Over the years, however, he also found that he loved filling in for his rabbi — especially the opportunity to say something meaningful about each week’s Torah portion and to officiate at major life events. He decided to return to rabbinical school at Hebrew College.
“I had it in the back of my mind to study and get smicha as a rabbi for many years, so I’m using sabbatical time from Temple Israel creatively to do that,” he said. “It’s been amazing to be at Hebrew College this past year and to study with such amazing teachers and to be immersed in torah and Talmud study and to learn so much from my havrutot along the way.”
During Rabbinical School, Shazeer founded the Jewish Birth Network, an organization to help emerging Jewish families connect with community and tradition. She has been teaching Judaic Studies and music classes at MetroWest Jewish Day school since 2012, as well as leading and facilitating Temple Israel of Natick’s youth services on Shabbat and holidays, and also recently decided to return to Hebrew College — to pursue a masters degree in Jewish studies with a specialization in special education. She will graduate in 2021.
And, throughout their lives, Richmond and Shazeer have continued to compose and perform klezmer and Jewish music — through “Fish Street Klezmer” — their duet — and now, along with their three boys. In 2015, Richmond was chosen by the Jewish Daily Forward as one of 21 Jewish Voices That Move Us, as part of their “Soundtrack of Our Spirit” series.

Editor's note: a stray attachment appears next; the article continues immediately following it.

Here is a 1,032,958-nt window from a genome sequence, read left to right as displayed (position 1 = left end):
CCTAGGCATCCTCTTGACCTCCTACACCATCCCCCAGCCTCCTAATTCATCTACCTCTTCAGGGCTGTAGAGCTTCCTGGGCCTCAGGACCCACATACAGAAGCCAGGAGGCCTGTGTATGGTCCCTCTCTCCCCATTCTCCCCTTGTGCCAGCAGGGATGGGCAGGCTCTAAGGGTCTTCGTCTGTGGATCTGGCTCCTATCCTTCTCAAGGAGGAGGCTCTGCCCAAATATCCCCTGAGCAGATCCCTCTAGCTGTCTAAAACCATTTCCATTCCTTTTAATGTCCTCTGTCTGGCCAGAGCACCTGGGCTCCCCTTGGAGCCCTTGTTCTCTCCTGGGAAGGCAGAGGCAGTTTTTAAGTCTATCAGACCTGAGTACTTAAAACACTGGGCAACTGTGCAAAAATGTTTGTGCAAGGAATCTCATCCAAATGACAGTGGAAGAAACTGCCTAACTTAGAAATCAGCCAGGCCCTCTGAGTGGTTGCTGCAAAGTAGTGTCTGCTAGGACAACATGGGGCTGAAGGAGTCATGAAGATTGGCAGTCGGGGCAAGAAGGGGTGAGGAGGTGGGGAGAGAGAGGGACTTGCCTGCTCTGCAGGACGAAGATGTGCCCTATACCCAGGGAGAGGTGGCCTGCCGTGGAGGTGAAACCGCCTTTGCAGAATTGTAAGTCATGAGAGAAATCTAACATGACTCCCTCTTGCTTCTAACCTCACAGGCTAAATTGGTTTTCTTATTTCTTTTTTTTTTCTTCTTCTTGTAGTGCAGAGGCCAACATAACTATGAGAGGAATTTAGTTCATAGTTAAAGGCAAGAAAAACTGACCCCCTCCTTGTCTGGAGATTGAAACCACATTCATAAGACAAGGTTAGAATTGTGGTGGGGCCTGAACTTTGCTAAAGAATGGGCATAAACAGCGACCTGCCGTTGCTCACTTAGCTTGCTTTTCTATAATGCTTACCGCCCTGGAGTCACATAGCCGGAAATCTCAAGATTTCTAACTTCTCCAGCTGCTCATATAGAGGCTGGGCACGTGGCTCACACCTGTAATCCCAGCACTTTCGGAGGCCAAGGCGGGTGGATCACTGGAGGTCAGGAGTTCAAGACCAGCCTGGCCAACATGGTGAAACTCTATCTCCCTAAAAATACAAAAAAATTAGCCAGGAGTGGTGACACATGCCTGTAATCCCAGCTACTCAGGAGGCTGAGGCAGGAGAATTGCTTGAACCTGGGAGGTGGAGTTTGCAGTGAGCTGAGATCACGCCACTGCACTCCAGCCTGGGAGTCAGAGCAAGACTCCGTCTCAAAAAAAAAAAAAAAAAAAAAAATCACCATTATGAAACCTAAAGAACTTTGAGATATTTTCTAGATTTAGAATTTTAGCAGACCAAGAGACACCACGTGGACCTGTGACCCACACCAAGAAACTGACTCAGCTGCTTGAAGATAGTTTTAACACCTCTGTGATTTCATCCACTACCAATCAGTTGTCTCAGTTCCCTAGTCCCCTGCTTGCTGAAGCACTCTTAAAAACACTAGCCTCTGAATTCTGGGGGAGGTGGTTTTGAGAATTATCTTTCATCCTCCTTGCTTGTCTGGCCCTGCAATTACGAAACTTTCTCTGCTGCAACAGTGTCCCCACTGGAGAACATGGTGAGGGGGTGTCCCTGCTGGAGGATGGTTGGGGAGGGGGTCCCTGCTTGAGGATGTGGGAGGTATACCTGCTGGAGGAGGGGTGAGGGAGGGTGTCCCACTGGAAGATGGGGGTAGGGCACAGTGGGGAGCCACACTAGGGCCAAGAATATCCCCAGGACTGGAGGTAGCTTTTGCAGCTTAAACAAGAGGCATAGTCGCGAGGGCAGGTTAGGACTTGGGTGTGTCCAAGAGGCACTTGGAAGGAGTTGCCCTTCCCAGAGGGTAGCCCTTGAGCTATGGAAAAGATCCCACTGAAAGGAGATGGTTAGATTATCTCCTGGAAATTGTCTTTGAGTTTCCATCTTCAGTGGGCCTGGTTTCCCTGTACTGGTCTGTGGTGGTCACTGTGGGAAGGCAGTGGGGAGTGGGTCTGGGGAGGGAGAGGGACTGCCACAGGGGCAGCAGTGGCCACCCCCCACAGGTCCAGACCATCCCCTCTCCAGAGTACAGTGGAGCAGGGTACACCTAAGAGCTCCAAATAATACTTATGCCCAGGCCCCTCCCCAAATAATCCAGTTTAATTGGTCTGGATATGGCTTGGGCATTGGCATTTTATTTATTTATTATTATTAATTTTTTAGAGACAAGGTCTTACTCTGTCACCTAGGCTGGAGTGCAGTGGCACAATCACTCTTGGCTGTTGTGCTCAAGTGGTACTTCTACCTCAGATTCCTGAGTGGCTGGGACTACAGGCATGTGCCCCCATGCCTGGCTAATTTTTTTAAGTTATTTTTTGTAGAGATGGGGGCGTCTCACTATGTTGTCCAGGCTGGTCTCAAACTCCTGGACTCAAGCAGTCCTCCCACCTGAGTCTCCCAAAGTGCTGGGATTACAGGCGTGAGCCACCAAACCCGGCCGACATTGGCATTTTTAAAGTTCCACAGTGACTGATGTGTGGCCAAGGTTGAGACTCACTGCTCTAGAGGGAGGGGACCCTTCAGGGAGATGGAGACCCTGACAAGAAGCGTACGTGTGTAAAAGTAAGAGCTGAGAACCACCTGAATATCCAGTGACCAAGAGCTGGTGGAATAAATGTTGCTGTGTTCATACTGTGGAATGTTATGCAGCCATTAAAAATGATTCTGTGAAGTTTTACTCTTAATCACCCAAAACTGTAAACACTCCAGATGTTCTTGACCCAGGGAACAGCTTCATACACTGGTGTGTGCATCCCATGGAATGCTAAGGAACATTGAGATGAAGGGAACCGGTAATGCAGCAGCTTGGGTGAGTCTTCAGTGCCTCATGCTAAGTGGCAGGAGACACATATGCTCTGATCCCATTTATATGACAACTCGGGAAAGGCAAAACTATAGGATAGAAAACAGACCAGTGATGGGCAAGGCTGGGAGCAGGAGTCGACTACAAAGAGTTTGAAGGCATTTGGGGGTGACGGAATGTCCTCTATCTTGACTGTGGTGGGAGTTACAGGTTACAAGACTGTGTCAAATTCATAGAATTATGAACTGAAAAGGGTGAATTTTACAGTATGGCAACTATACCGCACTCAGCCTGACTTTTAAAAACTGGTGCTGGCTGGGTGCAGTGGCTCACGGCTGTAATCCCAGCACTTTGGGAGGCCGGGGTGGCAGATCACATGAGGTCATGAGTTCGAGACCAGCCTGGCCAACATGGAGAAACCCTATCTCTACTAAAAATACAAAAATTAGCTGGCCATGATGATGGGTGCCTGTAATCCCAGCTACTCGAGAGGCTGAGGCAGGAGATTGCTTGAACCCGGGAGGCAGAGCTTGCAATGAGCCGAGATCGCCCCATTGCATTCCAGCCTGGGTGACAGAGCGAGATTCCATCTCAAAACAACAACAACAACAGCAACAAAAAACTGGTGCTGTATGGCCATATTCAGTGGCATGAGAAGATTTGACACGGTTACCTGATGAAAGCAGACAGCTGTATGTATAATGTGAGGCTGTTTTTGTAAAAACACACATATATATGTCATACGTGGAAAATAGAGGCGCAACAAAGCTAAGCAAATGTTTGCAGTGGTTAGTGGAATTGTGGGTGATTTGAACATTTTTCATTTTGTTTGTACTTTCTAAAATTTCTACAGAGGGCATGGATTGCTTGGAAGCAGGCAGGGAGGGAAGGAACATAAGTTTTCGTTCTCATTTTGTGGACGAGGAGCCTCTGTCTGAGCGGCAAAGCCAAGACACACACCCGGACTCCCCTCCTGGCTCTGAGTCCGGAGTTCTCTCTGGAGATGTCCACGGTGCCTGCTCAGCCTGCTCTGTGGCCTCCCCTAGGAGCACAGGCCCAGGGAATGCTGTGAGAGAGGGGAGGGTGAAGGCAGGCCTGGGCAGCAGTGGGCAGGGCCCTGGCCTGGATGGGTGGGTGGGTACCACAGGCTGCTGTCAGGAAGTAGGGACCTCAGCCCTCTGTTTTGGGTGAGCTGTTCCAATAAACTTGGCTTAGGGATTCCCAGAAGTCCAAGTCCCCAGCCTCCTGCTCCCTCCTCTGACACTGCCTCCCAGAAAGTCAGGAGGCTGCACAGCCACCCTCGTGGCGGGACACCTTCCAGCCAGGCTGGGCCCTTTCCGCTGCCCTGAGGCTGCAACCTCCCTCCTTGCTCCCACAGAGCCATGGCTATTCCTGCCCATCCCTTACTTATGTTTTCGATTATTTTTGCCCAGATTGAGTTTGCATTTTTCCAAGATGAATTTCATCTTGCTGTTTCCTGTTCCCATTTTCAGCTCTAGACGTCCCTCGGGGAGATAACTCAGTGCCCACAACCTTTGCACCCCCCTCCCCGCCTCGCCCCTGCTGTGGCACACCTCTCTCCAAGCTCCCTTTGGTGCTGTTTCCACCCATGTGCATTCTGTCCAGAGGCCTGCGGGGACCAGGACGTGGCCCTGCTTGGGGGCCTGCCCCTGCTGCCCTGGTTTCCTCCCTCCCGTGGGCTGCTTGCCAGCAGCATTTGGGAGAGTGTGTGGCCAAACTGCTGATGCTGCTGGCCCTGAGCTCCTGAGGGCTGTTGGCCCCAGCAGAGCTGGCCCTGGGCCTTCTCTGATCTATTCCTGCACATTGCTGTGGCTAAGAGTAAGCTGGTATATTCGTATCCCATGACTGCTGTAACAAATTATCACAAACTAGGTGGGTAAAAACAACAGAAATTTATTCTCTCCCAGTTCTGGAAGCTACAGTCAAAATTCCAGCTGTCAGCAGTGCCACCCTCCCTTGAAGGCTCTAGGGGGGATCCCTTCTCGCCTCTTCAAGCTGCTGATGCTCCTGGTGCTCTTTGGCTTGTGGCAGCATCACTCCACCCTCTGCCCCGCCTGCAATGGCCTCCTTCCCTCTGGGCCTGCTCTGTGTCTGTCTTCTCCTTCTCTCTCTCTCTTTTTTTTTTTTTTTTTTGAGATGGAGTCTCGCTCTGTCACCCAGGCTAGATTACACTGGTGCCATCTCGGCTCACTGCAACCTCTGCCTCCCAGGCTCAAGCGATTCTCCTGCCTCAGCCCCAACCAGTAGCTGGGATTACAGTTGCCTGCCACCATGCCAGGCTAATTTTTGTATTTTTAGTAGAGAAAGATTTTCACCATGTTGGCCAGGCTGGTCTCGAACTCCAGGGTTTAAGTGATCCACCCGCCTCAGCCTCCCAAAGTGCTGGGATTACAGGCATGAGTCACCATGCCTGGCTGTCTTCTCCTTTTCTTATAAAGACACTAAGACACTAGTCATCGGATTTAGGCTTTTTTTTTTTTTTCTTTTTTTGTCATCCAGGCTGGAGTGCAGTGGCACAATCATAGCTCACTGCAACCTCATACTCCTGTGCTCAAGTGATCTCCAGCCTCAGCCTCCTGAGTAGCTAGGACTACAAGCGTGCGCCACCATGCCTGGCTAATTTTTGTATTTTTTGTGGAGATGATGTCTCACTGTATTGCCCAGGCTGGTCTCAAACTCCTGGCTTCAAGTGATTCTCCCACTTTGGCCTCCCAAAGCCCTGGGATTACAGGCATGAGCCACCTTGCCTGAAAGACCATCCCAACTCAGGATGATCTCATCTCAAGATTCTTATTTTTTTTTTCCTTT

Their oldest son, Zalmen, first performed with them in a concert when he was two years old, and he sang the last word of each line in Yidl mitn Fidl. Zalmen and Velvel also sang at the Hebrew College Purim celebrations during Shazeer’s time in rabbinical school. Since then, they’ve performed as a family each year at “Yiddish Week,” as well as at nursing homes and assisted living facilities. The boys sing in the Temple Israel of Natick youth choir, which Shazeer directs, and Zalmen recently started singing with HaZaPrep, the junior division of Hazamir, an international Jewish Youth Choir. Zalmen also plays violin and Velvel plays trombone.
“We’ve been singing with our kids all their lives. The boys sing a lot with us at home, especially on shabbat and holidays, and at shul, also especially on shabbat and holidays, and they have started to add their own harmonies,” Richmond said. “Both Zalmen and Velvel spent a lot of time at Hebrew College during their first few months, and we like to think that they soaked up some of the atmosphere of the beit midrash.”
Their passion for klezmer music has also inspired them to speak to their kids in Yiddish, a language that Shazeer heard growing up — from father and grandparents, and Richmond heard mostly in the punchlines of his grandparents’ jokes. They both began learning Yiddish through singing in Yiddish, and later took classes, first in Jerusalem, and then in an intensive immersive summer program at YIVO Institute for Jewish Research in New York — but neither spoke regularly until their oldest son was 7-weeks-old.
“It’s been a really fun kind of wacky family experiment of having a Yiddish-speaking household,” Richmond said. “The Yiddish language and heritage and Jewish music are treasures that have been passed down from generation to generation. We’re trying to pass it onto our kids, as well. We’re glad they enjoy both the language and the music. It’s a real treat that we can share this as a family.”
Purchase tickets, and/or make a gift in honor of a treasured teacher for Hebrew College’s spring fundraiser Hebrew College Live! Stories in Honor of Our Teachers.